Laboratory gloves as a source of trace element contamination

James K. Friel*, Claude Mercer, Wayne L. Andrews, Brian R. Simmons, Simon E. Jackson, Henry P. Longerich

*Corresponding author for this work

    Research output: Contribution to journalArticlepeer-review

    17 Citations (Scopus)


    Contamination in a trace element laboratory can come from a variety of sources, including laboratory gloves. Therefore, vinyl and latex gloves were obtained from as many manufacturers as would supply gloves. These gloves were either prepared for acid-washing and subsequent soaking in an acid solution, or immersed in an acid solution for a duration of either 1 min or 1 h. Incubation washes were analyzed for a variety of trace elements by flame atomic absorption spectroscopy (AAS) or inductively coupled mass spectrometry (ICP-Ms). Results indicated that only three brands of vinyl gloves were acceptable for use in a trace element laboratory, whereas others had contamination of different elements. Latex gloves contained such high levels of biologically important elements that they were not considered suitable for routine trace element work. Vinyl gloves of choice should be routinely acid- washed before use in a trace element laboratory.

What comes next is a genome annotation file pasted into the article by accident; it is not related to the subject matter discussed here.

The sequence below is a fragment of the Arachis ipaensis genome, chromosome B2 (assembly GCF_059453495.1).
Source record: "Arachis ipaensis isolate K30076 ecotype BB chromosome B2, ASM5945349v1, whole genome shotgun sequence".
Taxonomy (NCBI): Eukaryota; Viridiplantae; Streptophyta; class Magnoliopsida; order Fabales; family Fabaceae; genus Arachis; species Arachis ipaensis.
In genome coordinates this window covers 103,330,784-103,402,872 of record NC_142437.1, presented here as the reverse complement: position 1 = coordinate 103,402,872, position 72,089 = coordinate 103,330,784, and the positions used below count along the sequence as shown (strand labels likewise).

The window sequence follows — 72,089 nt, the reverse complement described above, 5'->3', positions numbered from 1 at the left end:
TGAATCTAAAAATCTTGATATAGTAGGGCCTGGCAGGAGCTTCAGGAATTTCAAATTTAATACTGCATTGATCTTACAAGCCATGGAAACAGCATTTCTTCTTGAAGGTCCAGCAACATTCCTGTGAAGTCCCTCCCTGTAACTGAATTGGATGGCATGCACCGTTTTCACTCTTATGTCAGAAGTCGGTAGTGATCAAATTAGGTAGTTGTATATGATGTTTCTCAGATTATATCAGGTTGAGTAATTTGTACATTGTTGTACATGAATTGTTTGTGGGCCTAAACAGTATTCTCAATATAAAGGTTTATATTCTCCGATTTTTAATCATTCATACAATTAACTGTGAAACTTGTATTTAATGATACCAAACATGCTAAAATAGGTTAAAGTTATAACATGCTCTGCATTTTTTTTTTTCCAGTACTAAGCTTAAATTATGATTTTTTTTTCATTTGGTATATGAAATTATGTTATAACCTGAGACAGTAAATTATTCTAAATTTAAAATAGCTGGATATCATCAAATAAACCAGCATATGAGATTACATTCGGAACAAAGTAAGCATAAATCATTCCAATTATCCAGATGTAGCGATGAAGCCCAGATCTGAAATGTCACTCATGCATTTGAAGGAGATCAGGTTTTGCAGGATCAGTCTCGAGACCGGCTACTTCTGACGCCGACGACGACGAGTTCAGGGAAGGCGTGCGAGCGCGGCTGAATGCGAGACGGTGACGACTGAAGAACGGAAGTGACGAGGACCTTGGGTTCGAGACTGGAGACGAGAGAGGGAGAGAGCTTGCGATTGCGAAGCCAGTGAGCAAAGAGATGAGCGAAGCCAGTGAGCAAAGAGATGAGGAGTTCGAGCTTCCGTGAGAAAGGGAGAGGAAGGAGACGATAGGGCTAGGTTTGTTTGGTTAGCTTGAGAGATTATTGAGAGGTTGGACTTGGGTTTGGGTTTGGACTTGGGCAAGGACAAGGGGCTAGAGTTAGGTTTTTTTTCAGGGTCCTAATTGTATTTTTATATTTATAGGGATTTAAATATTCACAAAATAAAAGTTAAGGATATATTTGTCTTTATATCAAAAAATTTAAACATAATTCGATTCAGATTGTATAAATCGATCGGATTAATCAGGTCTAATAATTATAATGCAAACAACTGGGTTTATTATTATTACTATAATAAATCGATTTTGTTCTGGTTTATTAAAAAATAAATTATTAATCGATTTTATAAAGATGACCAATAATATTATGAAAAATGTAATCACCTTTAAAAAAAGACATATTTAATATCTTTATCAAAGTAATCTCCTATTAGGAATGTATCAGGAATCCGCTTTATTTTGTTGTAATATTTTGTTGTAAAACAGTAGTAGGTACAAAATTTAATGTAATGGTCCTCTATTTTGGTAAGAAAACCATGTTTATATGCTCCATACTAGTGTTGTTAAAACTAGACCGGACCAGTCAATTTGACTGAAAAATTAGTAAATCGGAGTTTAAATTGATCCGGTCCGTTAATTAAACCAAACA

Original languageEnglish
    Pages (from-to)135-142
    Number of pages8
    JournalBiological Trace Element Research
    Issue number2
    Publication statusPublished - 1996


    • Gloves
    • ICP-MS
    • trace elements


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